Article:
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When is Hurricane Ophelia hitting the UK and how bad will it be?

PUBLISHED: 20:53 13 October 2017 | UPDATED: 21:00 13 October 2017

Stock image of windy weather on the prom at Felixstowe. 
Picture: SARAH LUCY BROWN

Stock image of windy weather on the prom at Felixstowe. Picture: SARAH LUCY BROWN

Hurricane Ophelia is approaching the UK as forecasters warn of heavy rain and gusts of up to 80mph - while some areas will enjoy a balmy 25C (77F).

The Met Office has issued severe weather alerts, warning of potential power cuts, damage to buildings and disruption to transport and mobile phone signal.

The tropical storm is making its way across the Atlantic Ocean, and Ophelia’s remnants look set to reach the UK on Monday.

A yellow warning for rain is in place until Saturday morning across parts of northern England, with up to 50mm of rain over high ground and as much as 70mm possible over the most exposed hills.

Hurricane Ophelia is crossing the Atlantic Ocean and could bring wet weather and gusts of up to 80mph when it hits Britain’s shores.

The tropical storm was named a hurricane overnight and the US National Hurricane Centre has warned it could strengthen over the coming days.

The remnants of Ophelia look set to reach the UK on Monday, with unsettled weather expected to cause disruption, the Met Office said.

The west of the country will see the worst of the weather, with winds of between 60mph and 70mph forecast.

It will coincide with the 30th anniversary of the Great Storm of 1987, which hit southern England overnight on October 15.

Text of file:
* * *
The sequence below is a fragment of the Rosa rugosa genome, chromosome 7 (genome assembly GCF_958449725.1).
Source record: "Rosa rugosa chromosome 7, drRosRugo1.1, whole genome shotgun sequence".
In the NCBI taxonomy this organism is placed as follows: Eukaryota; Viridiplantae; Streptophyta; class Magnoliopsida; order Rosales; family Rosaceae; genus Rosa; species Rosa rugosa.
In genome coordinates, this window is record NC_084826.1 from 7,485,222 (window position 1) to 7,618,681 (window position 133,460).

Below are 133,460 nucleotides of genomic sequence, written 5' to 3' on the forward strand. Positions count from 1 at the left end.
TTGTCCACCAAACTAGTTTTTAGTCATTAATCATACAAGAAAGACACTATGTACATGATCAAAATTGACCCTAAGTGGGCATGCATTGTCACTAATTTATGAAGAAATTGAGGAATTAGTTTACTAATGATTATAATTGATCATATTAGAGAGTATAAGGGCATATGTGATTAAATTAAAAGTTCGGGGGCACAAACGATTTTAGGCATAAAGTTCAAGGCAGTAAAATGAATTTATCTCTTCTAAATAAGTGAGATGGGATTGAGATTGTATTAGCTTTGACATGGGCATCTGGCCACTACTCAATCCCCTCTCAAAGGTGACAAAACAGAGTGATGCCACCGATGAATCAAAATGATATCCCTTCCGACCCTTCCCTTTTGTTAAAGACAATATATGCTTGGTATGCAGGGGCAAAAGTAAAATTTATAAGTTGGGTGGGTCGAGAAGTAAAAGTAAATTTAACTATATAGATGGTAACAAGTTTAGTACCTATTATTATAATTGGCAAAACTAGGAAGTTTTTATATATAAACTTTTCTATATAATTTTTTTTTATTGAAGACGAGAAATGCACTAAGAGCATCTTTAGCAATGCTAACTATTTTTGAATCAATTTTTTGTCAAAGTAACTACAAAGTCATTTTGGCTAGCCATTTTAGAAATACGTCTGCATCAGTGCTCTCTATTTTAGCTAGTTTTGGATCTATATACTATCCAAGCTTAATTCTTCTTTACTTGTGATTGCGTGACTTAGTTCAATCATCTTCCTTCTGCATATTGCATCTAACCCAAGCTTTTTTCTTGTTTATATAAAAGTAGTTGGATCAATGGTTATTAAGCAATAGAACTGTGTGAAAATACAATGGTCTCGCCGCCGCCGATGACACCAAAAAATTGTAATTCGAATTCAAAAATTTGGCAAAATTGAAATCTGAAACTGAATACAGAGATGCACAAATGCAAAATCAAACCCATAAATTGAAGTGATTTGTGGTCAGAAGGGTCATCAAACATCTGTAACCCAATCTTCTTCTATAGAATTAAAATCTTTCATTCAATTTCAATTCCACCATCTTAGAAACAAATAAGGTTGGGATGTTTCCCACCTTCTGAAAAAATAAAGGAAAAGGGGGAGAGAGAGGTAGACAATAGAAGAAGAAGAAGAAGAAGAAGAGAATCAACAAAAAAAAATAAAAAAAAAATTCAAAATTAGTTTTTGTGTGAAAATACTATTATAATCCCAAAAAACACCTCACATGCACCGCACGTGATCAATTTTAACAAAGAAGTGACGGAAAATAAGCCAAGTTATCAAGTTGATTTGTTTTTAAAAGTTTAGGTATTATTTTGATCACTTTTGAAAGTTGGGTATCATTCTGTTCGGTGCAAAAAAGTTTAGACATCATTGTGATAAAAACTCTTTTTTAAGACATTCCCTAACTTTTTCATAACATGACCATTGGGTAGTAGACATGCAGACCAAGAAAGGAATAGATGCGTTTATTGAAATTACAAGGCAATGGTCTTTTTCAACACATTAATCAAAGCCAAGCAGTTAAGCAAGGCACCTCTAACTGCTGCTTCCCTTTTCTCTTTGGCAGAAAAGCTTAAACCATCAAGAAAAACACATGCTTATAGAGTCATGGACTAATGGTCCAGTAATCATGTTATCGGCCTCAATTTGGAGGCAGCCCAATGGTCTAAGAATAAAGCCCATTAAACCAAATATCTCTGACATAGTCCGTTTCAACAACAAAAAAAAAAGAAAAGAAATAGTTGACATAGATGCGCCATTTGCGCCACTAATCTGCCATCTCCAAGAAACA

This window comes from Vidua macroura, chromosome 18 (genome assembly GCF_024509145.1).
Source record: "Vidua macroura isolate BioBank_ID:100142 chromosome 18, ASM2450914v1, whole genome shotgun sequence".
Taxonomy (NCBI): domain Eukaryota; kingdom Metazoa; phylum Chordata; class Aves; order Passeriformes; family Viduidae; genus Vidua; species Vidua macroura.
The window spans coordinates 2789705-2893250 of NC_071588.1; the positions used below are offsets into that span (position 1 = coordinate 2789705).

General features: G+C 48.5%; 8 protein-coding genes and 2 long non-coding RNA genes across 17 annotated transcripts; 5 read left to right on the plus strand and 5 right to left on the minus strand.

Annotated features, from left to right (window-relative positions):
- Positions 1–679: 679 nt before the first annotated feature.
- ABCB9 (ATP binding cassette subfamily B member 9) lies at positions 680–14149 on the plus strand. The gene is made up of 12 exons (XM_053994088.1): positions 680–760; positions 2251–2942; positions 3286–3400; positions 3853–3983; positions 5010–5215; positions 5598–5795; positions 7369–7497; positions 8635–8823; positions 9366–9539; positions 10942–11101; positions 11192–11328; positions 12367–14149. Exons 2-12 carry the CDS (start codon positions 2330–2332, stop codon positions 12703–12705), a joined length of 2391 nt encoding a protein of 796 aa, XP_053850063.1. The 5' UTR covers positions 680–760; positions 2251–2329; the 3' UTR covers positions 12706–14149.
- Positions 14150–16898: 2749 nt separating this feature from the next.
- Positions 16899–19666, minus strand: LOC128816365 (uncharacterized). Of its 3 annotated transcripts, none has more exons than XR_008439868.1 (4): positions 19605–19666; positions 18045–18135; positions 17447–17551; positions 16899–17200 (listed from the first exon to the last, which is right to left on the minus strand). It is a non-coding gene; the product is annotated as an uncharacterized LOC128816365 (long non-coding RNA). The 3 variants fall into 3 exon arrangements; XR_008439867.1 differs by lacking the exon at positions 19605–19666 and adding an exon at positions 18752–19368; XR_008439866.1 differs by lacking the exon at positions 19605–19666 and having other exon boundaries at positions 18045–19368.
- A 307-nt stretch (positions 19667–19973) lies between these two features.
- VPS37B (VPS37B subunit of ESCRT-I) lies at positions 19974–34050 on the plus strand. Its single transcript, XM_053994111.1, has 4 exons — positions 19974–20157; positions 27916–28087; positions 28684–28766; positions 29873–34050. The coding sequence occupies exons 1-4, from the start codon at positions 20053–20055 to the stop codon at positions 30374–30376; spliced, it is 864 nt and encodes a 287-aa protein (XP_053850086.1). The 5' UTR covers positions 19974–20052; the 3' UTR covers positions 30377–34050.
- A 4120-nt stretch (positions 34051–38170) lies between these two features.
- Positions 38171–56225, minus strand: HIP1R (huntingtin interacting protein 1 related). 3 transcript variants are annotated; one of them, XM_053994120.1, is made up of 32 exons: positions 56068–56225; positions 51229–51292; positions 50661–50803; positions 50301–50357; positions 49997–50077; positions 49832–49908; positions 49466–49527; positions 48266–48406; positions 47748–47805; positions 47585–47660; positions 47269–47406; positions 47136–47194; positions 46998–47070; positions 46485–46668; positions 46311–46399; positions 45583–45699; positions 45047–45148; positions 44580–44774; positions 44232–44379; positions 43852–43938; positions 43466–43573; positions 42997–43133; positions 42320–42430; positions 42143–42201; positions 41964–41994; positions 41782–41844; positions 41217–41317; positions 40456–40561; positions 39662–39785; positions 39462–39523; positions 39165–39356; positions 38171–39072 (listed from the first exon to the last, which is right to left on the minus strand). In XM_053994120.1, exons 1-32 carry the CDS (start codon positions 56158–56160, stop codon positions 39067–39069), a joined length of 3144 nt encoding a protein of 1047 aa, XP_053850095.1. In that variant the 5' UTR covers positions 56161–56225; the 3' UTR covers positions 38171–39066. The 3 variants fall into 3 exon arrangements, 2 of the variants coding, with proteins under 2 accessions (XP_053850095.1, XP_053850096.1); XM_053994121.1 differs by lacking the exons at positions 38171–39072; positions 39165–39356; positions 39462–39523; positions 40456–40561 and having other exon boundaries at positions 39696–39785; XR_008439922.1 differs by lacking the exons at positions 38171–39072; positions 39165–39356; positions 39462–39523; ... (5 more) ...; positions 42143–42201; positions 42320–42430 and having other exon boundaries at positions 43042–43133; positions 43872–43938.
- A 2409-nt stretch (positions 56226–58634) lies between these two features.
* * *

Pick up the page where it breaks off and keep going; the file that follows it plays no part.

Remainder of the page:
The storm caused damage estimated at £1 billion and claimed 18 lives.

• See our video looking back at the devastation it caused here.

Met Office forecaster Alex Burkhill said: “Ophelia became a hurricane overnight and the forecast track takes it eastwards towards Iberia for the weekend.

“After that, indications are that by that point it will then have weakened and be no longer a hurricane or tropical storm, it will be extratropical.

“But then it will continue its way towards the British Isles, probably reaching us very early next week.”

Mr Burkhill said cold sea temperatures mean Ophelia will not be strong enough to be categorised as a hurricane when it hits Britain.

But he added: “It’s definitely something that we are keeping an eye on, for the possibility of some disruptive weather early next week.”

Monday will see a spell of “very windy weather” sweeping across western parts of the UK, according to the Met Office which has issued a yellow warning for wind early next week, with the potential for gusts of 80mph in coastal areas, particularly in Northern Ireland.

Road, rail, air and ferry services may be affected, and there could be power cuts, with the potential to affect other services, such as mobile phone coverage.

Forecasters say some damage to buildings, such as tiles blown from roofs, is possible, and could lead to injuries and danger to life from flying debris, while coastal routes and sea fronts may be affected by spray or large waves.

Meanwhile, the mercury is set to rise over the coming days, with temperatures of 25C (77F) predicted.

A Met Office spokeswoman said: “The east side of the country certainly benefiting from some warmer temperatures into the weekend and at the start of next week.”

She said temperatures in the south east will be around 20C (68F), going up to 22C (72F) or 23C (73F) on Sunday and “almost mid 20s” on Monday, possibly getting to around 25C (77F).

“Even up as far as Nottingham on Monday will see quite widely again 20C/21C, but may well see 22C/23C,” she said.

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